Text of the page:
Wednesday, June 21, 2006

I thought money was speech?

There's been much written about how the proposed $1000/year individual political donation limit in the Conservative's Orwellianly-named Accountability Act may scuttle the Liberal leadership convention, and that's true. But I think our self-interest is clouding a more important question here: why does Harper want to limit donations by private Canadian citizens to $1000 in the first place?

I was all for Jean Chretien's campaign finance reforms, which sharply curtailed corporate donations, even though it put the Liberal Party into a financial hole it still hasn't been able to dig itself out of. And I agreed because of concern the influence corporate and union donations can have on the political process. It makes sense to limit that and I agreed, even if some did call it "dumber than a bag of hammers." And you can't call it a partisan-motivated change, because it screwed the corporate donation-reliant Liberals and favoured the Cons and NDP, who get more individual donations.

So, what then, prey tell, is Mr. Harper's rationale for limiting the amount private Canadian citizens can donate to a political party to $1000? Why was $5400 too high? I haven't heard him articulate that. Does he think private citizens are having too much influence on the political process?

His buddy/potential successor in New Brunswick, Conservative Premier Bernard Lord, has proposed legislation that would limit individual donations in his province to $3000? Why is $3000 OK for New Brunswick, but more than $1000 is unacceptable federally?

I'm sure it's only a coincidence that the Conservatives (and the NDP, who support the measure) get more smaller donations while the Liberals get less larger ones, so it's primarily the Liberals that will take the hit here. I'm sure he has some higher morality here than just trying to pass laws to strangle his political opposition.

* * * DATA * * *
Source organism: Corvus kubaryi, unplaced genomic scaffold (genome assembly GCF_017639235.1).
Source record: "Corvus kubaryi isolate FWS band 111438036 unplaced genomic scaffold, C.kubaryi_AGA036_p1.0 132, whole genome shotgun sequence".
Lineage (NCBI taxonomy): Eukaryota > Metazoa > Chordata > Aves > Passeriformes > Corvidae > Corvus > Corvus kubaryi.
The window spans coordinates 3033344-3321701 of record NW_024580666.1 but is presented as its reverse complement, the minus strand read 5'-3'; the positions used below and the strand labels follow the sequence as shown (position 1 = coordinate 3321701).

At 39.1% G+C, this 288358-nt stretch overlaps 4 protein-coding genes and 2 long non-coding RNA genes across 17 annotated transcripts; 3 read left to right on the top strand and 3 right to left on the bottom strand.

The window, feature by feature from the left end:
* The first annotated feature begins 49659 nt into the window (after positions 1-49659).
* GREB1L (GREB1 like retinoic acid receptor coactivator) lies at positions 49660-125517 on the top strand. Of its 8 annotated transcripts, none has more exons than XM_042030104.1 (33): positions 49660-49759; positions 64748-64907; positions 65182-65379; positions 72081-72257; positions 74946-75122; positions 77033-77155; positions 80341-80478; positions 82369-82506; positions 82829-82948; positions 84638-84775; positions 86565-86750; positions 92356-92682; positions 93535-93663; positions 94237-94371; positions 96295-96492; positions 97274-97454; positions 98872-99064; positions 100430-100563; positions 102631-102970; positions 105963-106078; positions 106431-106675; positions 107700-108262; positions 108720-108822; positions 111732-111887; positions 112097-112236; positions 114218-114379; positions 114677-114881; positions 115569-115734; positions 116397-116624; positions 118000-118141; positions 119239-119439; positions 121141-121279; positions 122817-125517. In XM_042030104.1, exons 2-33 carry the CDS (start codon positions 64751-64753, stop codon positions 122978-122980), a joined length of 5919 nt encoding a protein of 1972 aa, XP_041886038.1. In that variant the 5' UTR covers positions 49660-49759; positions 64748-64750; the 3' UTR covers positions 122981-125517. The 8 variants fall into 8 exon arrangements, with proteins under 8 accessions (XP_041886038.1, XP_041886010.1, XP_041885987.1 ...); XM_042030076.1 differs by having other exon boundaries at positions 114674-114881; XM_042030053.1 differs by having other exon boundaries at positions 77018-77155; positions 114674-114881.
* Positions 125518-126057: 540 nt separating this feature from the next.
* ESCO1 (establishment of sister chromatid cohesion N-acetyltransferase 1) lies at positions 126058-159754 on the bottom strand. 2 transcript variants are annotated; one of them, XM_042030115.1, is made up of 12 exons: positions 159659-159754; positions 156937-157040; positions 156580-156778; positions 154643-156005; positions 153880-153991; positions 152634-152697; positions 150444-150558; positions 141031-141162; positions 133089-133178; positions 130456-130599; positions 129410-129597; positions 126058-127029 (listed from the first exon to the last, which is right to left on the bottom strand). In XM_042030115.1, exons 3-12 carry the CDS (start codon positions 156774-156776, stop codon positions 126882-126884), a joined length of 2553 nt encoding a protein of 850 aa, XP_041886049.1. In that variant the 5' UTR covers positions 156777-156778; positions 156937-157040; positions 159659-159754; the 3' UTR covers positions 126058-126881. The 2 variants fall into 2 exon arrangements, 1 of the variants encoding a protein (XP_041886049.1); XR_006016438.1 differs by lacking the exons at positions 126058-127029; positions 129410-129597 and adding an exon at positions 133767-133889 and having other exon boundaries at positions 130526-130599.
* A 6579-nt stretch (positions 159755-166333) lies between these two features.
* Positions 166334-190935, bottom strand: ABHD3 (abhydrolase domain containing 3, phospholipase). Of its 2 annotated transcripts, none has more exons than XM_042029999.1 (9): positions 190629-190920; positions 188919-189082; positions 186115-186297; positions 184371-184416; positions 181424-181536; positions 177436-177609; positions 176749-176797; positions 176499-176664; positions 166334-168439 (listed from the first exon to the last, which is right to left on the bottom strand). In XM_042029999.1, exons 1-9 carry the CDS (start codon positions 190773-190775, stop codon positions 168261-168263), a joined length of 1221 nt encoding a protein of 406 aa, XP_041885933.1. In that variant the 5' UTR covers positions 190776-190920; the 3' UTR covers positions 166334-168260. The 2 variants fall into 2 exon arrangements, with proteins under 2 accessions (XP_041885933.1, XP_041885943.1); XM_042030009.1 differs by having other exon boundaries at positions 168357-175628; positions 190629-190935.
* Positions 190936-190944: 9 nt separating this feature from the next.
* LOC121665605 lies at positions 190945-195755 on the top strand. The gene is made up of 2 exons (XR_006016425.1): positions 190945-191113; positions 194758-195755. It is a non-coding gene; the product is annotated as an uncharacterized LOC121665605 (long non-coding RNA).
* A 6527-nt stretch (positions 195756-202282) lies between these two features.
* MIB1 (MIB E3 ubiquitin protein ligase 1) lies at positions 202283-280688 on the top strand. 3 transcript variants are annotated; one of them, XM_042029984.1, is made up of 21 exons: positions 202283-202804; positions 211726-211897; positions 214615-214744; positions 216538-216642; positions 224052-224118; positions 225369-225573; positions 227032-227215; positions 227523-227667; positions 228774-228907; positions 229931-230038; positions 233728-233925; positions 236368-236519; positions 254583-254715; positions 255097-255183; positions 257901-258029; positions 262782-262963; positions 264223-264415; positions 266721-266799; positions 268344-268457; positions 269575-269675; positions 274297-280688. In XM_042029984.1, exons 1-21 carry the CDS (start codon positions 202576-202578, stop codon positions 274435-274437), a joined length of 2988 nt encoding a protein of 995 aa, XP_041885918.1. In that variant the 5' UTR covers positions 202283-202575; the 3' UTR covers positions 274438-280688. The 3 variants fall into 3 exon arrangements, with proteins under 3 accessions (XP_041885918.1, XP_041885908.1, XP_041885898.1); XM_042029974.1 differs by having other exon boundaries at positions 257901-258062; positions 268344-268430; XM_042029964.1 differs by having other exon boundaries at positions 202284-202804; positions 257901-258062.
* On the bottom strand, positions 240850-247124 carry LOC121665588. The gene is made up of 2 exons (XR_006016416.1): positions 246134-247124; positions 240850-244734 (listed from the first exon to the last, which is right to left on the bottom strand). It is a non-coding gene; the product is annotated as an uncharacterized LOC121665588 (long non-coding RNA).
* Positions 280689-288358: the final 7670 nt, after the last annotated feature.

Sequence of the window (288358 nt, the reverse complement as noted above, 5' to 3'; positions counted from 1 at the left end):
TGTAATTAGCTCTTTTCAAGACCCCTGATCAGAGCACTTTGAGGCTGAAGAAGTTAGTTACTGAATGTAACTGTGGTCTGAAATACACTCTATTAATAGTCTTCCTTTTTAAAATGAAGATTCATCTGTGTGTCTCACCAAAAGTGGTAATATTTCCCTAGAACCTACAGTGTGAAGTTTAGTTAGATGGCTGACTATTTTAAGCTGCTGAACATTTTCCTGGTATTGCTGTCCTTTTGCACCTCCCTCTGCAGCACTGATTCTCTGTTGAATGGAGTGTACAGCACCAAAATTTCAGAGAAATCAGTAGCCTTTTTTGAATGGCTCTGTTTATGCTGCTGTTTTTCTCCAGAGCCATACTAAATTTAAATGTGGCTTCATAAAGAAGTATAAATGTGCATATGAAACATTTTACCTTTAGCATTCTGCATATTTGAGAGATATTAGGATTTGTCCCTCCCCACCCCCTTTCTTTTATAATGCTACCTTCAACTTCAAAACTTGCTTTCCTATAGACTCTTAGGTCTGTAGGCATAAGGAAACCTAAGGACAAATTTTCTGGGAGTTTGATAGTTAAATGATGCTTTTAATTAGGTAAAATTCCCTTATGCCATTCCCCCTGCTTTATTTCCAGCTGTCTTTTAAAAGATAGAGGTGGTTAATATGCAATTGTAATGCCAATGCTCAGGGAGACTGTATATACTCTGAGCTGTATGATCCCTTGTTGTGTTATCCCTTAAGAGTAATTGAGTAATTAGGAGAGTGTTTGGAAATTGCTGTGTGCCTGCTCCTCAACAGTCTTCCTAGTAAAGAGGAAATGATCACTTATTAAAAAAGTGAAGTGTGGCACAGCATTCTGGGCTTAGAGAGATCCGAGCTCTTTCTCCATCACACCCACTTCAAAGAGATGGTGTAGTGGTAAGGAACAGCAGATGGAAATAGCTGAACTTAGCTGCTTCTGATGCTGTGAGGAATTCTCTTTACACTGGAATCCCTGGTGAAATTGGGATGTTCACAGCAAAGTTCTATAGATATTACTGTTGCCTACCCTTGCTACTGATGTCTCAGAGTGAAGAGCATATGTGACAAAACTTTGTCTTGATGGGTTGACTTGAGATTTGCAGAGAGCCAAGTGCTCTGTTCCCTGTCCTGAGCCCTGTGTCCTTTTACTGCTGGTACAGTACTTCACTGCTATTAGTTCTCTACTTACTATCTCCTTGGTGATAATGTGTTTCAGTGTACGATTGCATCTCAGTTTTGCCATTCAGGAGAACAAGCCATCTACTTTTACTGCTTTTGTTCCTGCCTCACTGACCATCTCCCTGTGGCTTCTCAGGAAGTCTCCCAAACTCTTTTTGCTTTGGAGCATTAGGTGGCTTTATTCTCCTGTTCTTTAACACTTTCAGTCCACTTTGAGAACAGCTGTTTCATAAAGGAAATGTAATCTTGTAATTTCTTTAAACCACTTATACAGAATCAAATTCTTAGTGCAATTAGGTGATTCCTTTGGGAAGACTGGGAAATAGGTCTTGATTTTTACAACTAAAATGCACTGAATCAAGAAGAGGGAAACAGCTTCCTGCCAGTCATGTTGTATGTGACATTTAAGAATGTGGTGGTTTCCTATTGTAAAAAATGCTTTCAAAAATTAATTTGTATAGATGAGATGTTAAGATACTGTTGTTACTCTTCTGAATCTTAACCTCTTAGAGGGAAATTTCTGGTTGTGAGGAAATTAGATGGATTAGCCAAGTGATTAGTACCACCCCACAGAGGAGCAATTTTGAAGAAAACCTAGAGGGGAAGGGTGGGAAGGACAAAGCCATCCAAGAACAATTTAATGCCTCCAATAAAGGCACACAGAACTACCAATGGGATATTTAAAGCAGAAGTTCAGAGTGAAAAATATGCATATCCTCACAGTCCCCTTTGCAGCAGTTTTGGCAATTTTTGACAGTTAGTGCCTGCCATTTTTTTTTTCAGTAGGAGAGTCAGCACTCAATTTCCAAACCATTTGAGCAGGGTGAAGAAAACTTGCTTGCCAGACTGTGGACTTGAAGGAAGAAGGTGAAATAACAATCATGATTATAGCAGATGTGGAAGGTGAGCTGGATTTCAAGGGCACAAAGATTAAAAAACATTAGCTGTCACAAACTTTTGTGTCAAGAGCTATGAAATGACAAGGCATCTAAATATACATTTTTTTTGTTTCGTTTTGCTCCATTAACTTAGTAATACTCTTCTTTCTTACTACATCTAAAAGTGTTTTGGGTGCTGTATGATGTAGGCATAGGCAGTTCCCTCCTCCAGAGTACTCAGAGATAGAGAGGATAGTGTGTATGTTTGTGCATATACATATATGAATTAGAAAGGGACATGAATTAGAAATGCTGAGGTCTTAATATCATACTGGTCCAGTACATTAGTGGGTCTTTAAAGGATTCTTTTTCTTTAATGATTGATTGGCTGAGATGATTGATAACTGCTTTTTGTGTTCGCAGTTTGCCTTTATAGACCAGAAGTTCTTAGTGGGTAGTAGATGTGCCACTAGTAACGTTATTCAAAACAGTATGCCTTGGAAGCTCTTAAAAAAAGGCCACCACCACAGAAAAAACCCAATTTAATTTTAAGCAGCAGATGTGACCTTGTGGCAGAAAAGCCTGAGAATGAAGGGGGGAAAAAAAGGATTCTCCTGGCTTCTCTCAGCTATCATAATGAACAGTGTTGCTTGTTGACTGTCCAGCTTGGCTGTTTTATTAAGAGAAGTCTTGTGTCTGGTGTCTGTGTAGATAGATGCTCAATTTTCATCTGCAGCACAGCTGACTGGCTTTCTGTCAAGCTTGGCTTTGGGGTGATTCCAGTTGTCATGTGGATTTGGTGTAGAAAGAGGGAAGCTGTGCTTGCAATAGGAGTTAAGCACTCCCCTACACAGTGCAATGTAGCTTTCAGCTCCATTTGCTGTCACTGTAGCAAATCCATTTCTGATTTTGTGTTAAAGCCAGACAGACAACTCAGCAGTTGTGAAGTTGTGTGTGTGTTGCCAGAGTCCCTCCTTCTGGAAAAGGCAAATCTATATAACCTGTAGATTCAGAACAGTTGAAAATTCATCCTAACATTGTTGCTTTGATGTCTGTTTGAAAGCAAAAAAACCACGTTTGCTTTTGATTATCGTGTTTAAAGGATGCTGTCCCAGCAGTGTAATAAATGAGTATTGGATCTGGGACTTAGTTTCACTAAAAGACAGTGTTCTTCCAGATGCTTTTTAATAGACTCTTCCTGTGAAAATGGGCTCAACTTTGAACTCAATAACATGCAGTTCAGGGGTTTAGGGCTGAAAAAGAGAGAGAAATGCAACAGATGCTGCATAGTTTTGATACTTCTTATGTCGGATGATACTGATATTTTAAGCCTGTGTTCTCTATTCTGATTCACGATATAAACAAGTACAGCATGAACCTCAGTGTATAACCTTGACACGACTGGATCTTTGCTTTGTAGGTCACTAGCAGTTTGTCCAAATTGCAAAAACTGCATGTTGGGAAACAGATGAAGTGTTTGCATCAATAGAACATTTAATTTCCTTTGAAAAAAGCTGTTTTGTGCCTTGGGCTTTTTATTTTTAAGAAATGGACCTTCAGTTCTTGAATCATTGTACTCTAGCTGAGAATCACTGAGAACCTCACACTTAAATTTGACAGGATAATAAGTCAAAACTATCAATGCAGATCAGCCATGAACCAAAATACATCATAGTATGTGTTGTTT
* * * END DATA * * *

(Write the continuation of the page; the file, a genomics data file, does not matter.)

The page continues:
It wasn't that long ago that Harper was the head of the National Citizens Coalition and the NCC was suing the federal government, arguing restricting third party advertising during election campaigns was unconstitutional. The government didn't want well-funded lobby groups swaying election campaigns with unlimited ad spending, but the NCC argued money was speech and shouldn't be curtailed.

So, tell me Mr. Harper, if money is indeed speech why do you feel average citizens should be silenced but well-heeled special interests and lobby groups should be given a bullhorn?

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Zac said...

It wasn't that long ago that Harper was the head of the Canadian Taxpayers Association

Wasn't he head of the National Citizens Coalition when he sued the government?

Bailey said...

I'm fairly certain it was the NCC.

Good post by the way.

A BCer in Toronto said...

You are both correct, it was indeed the NCC I was thinking of. Thanks for catching that. Sometimes I get my rabid, right-wing lobby groups mixed-up. :)

Zac said...

They're pretty much all the same anyways. No worries.

UWHabs said...

Very true. I mean, $5000 seems reasonable, since it's enough to make a difference, but really not enough to seriously be construed as buying votes or anything like that.

But $1000? I mean, I don't see myself donating that anytime soon, but especially if that includes stuff like convention costs and some fundraising events, I could easily see people not being allowed to actually donate anything beyond events they attend.